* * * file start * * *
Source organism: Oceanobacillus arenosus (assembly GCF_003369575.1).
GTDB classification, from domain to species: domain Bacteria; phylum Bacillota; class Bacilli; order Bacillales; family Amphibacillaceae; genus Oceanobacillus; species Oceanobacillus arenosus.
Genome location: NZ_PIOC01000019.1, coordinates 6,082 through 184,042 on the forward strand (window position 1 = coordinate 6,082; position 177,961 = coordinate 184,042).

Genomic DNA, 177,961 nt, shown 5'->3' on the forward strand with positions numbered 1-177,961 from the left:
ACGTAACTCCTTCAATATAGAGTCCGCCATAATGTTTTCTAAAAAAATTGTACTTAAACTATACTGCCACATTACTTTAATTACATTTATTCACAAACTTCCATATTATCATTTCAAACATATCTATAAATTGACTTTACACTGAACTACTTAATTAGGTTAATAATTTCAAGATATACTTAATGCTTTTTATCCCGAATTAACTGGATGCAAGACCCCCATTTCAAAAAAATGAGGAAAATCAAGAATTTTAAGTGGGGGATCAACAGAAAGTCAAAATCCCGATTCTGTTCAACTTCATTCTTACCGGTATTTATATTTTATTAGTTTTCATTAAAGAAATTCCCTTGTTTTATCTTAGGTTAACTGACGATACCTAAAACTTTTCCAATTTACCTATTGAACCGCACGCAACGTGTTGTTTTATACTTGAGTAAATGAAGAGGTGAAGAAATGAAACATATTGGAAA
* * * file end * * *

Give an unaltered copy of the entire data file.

Source organism: Oceanobacillus arenosus (assembly GCF_003369575.1).
GTDB classification, from domain to species: domain Bacteria; phylum Bacillota; class Bacilli; order Bacillales; family Amphibacillaceae; genus Oceanobacillus; species Oceanobacillus arenosus.
Genome location: NZ_PIOC01000019.1, coordinates 6,082 through 184,042 on the forward strand (window position 1 = coordinate 6,082; position 177,961 = coordinate 184,042).

Genomic DNA, 177,961 nt, shown 5'->3' on the forward strand with positions numbered 1-177,961 from the left:
ACGTAACTCCTTCAATATAGAGTCCGCCATAATGTTTTCTAAAAAAATTGTACTTAAACTATACTGCCACATTACTTTAATTACATTTATTCACAAACTTCCATATTATCATTTCAAACATATCTATAAATTGACTTTACACTGAACTACTTAATTAGGTTAATAATTTCAAGATATACTTAATGCTTTTTATCCCGAATTAACTGGATGCAAGACCCCCATTTCAAAAAAATGAGGAAAATCAAGAATTTTAAGTGGGGGATCAACAGAAAGTCAAAATCCCGATTCTGTTCAACTTCATTCTTACCGGTATTTATATTTTATTAGTTTTCATTAAAGAAATTCCCTTGTTTTATCTTAGGTTAACTGACGATACCTAAAACTTTTCCAATTTACCTATTGAACCGCACGCAACGTGTTGTTTTATACTTGAGTAAATGAAGAGGTGAAGAAATGAAACATATTGGAAA